Smoked Sweet Potato Puree
Nearly everyone who eats this deep orange treat asks for the recipe, it is yet another dish that will convince even the anti-yam-ites to change sides and join my Orange-Love Camp. The original recipe was from Scott’s family and has seen adaptations along the way, the most recent alteration being to smoke the yams to give it extra depth. It is of course delicious without the smoking, but occasionally it’s fun to do something different.
I first peeled and boiled the yams, then gave them about 40 minutes on the grill. The charcoal was pushed off to the sides for offset heat (typical with smoking and barbequeing) then I topped the briquettes with apple wood chips that had been soaked in water for an hour. The outdoor temperatures were pretty chilly but the grilling worked fine.
I am discovering that you can smoke nearly anything: butter, vegetables, fruits, nuts, salt, meats—I’ve even read about smoking water then using it to cook pastas! Learn more with Smoke & Spice by Cheryl Alters Jamison and Bill Jamison. My cousin gave me this book and it quickly became my little smoking-bible.
This puree is yet another recipe that was featured in the Holiday edition of The IOWAN magazine.
I wanted to find as many Iowa-sourced ingredients as possible for the IOWAN story, and I was amazed how easy it is to find Iowa whiskey. There are quite a few! Who knew? The owner of John’s Grocery in Iowa City recommended Cody Road bourbon whiskey, both for this dish and to use the leftovers for sipping.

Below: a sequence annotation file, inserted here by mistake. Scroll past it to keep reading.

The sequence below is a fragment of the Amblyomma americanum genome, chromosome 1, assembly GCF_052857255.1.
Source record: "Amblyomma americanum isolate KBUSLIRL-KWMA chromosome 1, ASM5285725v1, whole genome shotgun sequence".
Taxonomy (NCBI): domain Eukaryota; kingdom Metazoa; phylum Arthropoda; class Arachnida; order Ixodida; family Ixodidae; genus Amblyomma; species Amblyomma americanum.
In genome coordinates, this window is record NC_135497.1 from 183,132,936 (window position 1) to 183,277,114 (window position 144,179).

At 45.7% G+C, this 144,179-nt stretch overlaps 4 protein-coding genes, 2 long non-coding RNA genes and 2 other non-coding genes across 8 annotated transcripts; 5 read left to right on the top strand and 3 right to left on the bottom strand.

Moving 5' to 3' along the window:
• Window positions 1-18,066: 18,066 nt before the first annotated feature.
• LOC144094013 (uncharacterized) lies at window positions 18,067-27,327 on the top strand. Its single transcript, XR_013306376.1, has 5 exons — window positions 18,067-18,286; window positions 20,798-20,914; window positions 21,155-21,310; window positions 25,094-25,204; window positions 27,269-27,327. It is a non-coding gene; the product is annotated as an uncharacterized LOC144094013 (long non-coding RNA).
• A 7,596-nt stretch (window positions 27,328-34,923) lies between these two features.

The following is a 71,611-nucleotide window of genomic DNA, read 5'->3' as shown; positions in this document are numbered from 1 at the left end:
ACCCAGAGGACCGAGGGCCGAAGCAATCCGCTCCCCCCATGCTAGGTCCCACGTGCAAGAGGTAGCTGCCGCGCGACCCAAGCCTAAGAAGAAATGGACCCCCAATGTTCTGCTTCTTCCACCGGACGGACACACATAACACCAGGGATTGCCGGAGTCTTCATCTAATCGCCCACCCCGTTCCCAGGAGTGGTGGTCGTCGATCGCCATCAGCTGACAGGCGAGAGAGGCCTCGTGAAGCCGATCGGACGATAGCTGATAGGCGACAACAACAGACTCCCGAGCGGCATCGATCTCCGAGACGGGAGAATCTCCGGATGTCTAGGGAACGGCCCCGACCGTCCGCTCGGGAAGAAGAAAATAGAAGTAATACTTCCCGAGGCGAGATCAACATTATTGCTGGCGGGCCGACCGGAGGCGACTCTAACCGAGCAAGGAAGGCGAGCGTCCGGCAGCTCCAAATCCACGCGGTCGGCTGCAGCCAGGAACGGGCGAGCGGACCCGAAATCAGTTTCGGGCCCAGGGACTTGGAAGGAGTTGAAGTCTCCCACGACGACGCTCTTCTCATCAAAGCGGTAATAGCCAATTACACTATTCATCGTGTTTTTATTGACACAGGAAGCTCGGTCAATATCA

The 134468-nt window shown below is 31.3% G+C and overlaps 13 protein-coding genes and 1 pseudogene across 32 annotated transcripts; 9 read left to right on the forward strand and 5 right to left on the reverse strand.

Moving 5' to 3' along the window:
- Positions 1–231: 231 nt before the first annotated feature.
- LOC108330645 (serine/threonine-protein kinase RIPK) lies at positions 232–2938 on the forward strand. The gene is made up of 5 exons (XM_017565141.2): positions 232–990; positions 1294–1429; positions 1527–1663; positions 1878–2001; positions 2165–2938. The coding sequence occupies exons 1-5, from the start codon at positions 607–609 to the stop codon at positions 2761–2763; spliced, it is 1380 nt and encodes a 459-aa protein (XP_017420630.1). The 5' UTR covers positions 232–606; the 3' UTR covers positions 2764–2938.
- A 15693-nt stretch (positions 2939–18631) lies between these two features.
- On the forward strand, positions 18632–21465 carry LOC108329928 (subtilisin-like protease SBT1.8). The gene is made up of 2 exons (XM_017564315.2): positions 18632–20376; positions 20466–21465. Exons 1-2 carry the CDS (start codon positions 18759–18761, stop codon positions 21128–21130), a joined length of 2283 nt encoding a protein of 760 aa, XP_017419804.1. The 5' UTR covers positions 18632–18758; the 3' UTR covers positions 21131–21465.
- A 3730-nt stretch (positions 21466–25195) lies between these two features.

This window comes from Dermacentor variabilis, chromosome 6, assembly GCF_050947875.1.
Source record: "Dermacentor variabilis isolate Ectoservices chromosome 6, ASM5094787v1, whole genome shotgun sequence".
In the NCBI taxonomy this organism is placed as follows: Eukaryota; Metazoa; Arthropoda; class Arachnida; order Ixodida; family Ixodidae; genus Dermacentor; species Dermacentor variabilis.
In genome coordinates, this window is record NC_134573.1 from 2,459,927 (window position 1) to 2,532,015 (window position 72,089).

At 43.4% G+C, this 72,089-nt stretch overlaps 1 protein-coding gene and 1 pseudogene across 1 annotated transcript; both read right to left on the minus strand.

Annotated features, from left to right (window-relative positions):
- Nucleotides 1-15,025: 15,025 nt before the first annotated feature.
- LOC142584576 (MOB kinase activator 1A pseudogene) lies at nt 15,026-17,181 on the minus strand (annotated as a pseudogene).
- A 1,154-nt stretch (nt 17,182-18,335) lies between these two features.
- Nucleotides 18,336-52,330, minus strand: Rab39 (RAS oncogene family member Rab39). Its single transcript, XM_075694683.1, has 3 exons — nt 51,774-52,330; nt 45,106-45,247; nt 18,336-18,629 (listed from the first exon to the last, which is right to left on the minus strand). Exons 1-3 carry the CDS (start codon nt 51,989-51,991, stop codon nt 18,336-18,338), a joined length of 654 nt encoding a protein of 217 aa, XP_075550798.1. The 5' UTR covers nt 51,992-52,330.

It’s produced in Le Claire, Iowa which is also where Buffalo Bill Cody was born…thus the name.
I love the label.
So Embrace the Orange and try this delicacy for your Holiday dinner, with or without the smoke.
You won’t regret it!
Smoked Sweet Potato Puree
Prep Time: 20 minutes
Cook Time: 30 minutes to cook the yams, 30-40 minutes bake the puree
yield: approx. 7 cups This can be made up to two days ahead:
Peel and Boil, or Bake then Peel:
4# Orange Sweet Potatoes (American yams)
Optional Smoking-—If you’re feeling adventurous, try smoking the yams after they’re cooked but before pureed.
For a charcoal grill: Soak 2 cups of small apple wood chips in water for an hour and prep a small amount of coals for grilling. Push the ready coals to the side of the grill so the yams will not be directly over them. Transfer the pieces of cooked yams into a vegetable grill basket or a cast iron pan. Set a few pieces of drained wood on the coals, place the top grill back in place, then set the yams so they are not over the coals. Replace the lid and smoke for 30-40 minutes. For a smokier flavor replenish the wood after 20 minutes. For more on smoking see “Smoke & Spice” by Cheryl and Bill Jamison.
For a gas grill: Soak the wood chips for an hour, then drain and transfer them to a ‘smoker box’ (a basket to hold the wood chips) or a small aluminum tray. When the grill is still cool, remove the grate and place the box on the heat source off to one side. Replace the grill then preheat to 225 degrees. Smoke the yams for 30-40 minutes.
Whip in a food processor:
the cooked Yams
1/3 cup Butter or Coconut Oil
1/3 cup Maple Syrup (or brown sugar)
1/3 Orange Juice
1/3 Bourbon Whiskey
Spread in a 9×13 pan
Sprinkle with Black Walnuts or Walnuts
Bake at 350 for 30-40 minutes